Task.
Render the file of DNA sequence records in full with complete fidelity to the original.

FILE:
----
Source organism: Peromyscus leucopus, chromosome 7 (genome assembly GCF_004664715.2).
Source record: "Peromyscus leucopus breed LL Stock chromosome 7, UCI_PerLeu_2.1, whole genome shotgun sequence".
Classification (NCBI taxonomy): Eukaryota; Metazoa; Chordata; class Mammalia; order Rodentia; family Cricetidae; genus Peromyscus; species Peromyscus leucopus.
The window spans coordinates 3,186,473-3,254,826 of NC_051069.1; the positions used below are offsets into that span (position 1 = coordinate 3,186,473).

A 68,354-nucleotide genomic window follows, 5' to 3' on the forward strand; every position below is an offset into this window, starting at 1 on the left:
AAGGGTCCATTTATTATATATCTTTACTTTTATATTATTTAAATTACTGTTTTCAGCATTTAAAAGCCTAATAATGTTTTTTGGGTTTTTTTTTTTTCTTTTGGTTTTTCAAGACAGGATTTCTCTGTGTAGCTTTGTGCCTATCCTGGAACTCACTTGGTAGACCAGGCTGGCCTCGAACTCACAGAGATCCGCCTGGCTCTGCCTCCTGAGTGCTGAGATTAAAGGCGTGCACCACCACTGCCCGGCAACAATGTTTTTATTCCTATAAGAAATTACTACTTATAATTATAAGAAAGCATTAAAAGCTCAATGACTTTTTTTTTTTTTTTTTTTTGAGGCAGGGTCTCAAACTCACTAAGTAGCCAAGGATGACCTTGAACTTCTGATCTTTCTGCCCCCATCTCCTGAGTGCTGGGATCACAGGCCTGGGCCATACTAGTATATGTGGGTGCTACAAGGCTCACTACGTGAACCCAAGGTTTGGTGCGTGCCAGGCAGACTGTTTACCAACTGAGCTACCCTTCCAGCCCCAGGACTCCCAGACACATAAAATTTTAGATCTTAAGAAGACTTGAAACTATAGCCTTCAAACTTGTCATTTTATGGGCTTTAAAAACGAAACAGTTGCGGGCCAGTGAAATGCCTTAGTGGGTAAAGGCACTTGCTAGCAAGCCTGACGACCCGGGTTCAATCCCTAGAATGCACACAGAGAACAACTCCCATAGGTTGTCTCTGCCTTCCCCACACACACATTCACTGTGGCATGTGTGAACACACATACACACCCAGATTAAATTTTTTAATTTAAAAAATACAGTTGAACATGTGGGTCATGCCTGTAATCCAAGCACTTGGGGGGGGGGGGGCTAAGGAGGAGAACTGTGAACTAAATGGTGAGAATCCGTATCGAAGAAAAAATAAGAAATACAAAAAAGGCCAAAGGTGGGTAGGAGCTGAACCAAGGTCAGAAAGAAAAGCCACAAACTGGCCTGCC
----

Source organism: Peromyscus leucopus, chromosome 7 (genome assembly GCF_004664715.2).
Source record: "Peromyscus leucopus breed LL Stock chromosome 7, UCI_PerLeu_2.1, whole genome shotgun sequence".
Classification (NCBI taxonomy): Eukaryota; Metazoa; Chordata; class Mammalia; order Rodentia; family Cricetidae; genus Peromyscus; species Peromyscus leucopus.
The window spans coordinates 3,186,473-3,254,826 of NC_051069.1; the positions used below are offsets into that span (position 1 = coordinate 3,186,473).

A 68,354-nucleotide genomic window follows, 5' to 3' on the forward strand; every position below is an offset into this window, starting at 1 on the left:
AAGGGTCCATTTATTATATATCTTTACTTTTATATTATTTAAATTACTGTTTTCAGCATTTAAAAGCCTAATAATGTTTTTTGGGTTTTTTTTTTTTCTTTTGGTTTTTCAAGACAGGATTTCTCTGTGTAGCTTTGTGCCTATCCTGGAACTCACTTGGTAGACCAGGCTGGCCTCGAACTCACAGAGATCCGCCTGGCTCTGCCTCCTGAGTGCTGAGATTAAAGGCGTGCACCACCACTGCCCGGCAACAATGTTTTTATTCCTATAAGAAATTACTACTTATAATTATAAGAAAGCATTAAAAGCTCAATGACTTTTTTTTTTTTTTTTTTTTGAGGCAGGGTCTCAAACTCACTAAGTAGCCAAGGATGACCTTGAACTTCTGATCTTTCTGCCCCCATCTCCTGAGTGCTGGGATCACAGGCCTGGGCCATACTAGTATATGTGGGTGCTACAAGGCTCACTACGTGAACCCAAGGTTTGGTGCGTGCCAGGCAGACTGTTTACCAACTGAGCTACCCTTCCAGCCCCAGGACTCCCAGACACATAAAATTTTAGATCTTAAGAAGACTTGAAACTATAGCCTTCAAACTTGTCATTTTATGGGCTTTAAAAACGAAACAGTTGCGGGCCAGTGAAATGCCTTAGTGGGTAAAGGCACTTGCTAGCAAGCCTGACGACCCGGGTTCAATCCCTAGAATGCACACAGAGAACAACTCCCATAGGTTGTCTCTGCCTTCCCCACACACACATTCACTGTGGCATGTGTGAACACACATACACACCCAGATTAAATTTTTTAATTTAAAAAATACAGTTGAACATGTGGGTCATGCCTGTAATCCAAGCACTTGGGGGGGGGGGGGCTAAGGAGGAGAACTGTGAACTAAATGGTGAGAATCCGTATCGAAGAAAAAATAAGAAATACAAAAAAGGCCAAAGGTGGGTAGGAGCTGAACCAAGGTCAGAAAGAAAAGCCACAAACTGGCCTGCC